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I'm just repeating what I heard, and I have no way of verifying it. This is third or fourth hand rumor at best, but anything is possible, considering what has been uncovered lately. It is also possible that WB could have kept Haver out of the loop, or the attempts to contact this mysterious collector could have been after he died. The dates at which this transpired are unclear.

I assumed that these rumored complete prints were IB Tech because the film was printed at Technicolor. I apologize for giving anyone false impressions.

WB is one of the most film collector-unfriendly studios out there. For rep houses attempting to show one of their films, they do not allow you to use collector prints when one of their own is unavailable. If that is the case, you must find a film archive print and obtain their permission. If the rumors are true, I could certainly see why one would be reluctant to work with them.
 

marknyc

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Urban legends are always third- or fourth-hand, and when you try to research them, you're never able to find the actual source.

Look, I'm not getting down on anyone here. It's just that we all would really like to see an uncut print of ASIB, as well as many other legendary lost films. That leads to rumours and legends, which unfortunately are almost always not true.

In his book, Haver writes about attempts to follow-up on numerous film collector leads (including the great story about the collector who tells Lorna Luft that "I have what you want" and then proceeds to unspool a black-and-white print of "Good News"), so I'm sure he exhausted all possible leads - no one could've been more obsessed with this film than he was!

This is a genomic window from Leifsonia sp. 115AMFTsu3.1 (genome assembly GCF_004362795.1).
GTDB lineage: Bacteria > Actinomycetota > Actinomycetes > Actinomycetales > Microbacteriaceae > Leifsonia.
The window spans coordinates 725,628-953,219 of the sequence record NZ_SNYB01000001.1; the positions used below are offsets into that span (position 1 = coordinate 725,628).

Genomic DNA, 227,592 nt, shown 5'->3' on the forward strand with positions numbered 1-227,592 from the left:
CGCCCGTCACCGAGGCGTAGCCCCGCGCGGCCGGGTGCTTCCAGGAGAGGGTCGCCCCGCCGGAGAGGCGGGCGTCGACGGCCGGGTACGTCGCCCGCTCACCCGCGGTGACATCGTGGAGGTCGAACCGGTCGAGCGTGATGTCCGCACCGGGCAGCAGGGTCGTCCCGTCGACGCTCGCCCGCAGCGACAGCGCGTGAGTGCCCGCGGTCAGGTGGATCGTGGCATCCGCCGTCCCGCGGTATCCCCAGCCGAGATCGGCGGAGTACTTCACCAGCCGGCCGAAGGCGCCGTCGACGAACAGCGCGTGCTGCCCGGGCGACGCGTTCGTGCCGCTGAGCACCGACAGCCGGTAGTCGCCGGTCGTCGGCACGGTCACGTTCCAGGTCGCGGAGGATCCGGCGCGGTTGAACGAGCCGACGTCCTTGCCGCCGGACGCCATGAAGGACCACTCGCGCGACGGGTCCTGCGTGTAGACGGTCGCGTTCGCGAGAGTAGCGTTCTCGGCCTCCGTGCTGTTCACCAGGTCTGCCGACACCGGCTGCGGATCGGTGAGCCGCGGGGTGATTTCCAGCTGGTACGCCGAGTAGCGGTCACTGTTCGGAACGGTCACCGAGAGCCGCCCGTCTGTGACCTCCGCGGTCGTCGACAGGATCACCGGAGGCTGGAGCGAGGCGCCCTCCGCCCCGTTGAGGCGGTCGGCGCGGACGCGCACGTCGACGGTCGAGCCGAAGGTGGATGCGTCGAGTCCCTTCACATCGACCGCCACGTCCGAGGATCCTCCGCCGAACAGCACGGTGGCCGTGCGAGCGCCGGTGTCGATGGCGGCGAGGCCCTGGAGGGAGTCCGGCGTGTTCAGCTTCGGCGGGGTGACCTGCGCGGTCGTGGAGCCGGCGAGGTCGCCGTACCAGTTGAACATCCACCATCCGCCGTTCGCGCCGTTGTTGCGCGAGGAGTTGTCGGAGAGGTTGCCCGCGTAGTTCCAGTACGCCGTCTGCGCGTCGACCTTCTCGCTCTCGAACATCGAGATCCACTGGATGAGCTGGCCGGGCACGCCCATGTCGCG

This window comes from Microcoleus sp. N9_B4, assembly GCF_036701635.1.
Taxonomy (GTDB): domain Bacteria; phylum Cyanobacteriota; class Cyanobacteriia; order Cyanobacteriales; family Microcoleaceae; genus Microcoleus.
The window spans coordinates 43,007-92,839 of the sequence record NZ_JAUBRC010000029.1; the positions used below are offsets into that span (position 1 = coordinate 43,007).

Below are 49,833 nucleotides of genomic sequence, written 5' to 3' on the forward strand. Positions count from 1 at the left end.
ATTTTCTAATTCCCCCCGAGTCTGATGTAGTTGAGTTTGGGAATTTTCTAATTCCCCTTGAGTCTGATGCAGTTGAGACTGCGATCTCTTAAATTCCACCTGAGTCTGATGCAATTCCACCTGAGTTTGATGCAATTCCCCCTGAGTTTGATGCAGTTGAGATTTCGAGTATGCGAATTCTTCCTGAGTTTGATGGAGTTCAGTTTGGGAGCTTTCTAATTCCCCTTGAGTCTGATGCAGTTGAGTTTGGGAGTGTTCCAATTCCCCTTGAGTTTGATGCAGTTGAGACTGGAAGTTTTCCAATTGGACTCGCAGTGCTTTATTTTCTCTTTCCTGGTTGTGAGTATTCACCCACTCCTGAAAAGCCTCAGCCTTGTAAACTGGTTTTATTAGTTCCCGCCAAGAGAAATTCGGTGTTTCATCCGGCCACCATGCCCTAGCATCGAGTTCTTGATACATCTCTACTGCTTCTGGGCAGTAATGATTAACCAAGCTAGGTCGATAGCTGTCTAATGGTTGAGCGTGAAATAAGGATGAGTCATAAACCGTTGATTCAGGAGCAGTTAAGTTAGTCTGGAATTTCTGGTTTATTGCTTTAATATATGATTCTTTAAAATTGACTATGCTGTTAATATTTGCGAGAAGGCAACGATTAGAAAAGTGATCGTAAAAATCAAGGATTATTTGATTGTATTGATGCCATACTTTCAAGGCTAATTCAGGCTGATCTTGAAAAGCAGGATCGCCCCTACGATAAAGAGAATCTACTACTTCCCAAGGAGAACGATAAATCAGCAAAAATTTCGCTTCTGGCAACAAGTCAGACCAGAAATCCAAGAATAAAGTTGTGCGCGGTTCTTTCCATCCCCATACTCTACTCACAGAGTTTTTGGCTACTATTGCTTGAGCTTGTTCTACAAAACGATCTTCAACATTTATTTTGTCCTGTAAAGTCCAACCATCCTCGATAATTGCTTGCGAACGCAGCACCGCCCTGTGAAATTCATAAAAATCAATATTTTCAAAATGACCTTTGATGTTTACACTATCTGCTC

BTW, here's the Roddy McDowall story:

"In 1974, the FBI raided the home of McDowall and seized the actor's collection of films and television series in the course of an investigation of movie piracy and copyright infringement. His collection consisted of 160 16 mm prints and over 1,000 videocassettes, at a time before the era of videotapes when there was no legal aftermarket for films (copying or selling prints obtained from studios without owning the copyright was illegal). No charges were brought against McDowall."
 
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MielR

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I thought that McDowell was threatened with jail time unless he named names.

I didn't know that 16mm prints were illegal, too. Didn't people used to rent 16mm prints for home viewing before the days of videotape?
 

Charles Ellis

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Well, he did name names, though reluctantly. Fortunately everyone knew that the FBI was twisting his arm, so he held on to his friends, though it was a painful episode in his life, as the collection of old films he had cherished was taken from him. Like Debbie Reynolds, Roddy was a film star who was also a film fan. He befriended a lot of people in the industry and knew all sorts of intimate secrets, which is why he stipulated in his will that his diaries not be released to the public until decades after his death- or so the story goes.